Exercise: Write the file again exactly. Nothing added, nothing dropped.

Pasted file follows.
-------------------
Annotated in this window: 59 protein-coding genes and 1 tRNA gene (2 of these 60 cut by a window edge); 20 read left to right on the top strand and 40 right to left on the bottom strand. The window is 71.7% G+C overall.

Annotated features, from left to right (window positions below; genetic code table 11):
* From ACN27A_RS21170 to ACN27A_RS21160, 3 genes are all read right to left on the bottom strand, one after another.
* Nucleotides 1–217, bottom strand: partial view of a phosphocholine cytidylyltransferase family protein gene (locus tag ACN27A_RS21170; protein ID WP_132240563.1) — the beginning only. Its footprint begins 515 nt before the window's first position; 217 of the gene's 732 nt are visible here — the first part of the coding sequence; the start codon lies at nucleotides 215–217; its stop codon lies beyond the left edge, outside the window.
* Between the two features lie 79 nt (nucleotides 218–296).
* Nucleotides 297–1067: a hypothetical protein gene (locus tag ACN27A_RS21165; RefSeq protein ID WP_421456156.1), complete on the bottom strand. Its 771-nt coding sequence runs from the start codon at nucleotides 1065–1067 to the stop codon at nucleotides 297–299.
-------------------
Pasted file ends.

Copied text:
Annotated in this window: 59 protein-coding genes and 1 tRNA gene (2 of these 60 cut by a window edge); 20 read left to right on the top strand and 40 right to left on the bottom strand. The window is 71.7% G+C overall.

Annotated features, from left to right (window positions below; genetic code table 11):
* From ACN27A_RS21170 to ACN27A_RS21160, 3 genes are all read right to left on the bottom strand, one after another.
* Nucleotides 1–217, bottom strand: partial view of a phosphocholine cytidylyltransferase family protein gene (locus tag ACN27A_RS21170; protein ID WP_132240563.1) — the beginning only. Its footprint begins 515 nt before the window's first position; 217 of the gene's 732 nt are visible here — the first part of the coding sequence; the start codon lies at nucleotides 215–217; its stop codon lies beyond the left edge, outside the window.
* Between the two features lie 79 nt (nucleotides 218–296).
* Nucleotides 297–1067: a hypothetical protein gene (locus tag ACN27A_RS21165; RefSeq protein ID WP_421456156.1), complete on the bottom strand. Its 771-nt coding sequence runs from the start codon at nucleotides 1065–1067 to the stop codon at nucleotides 297–299.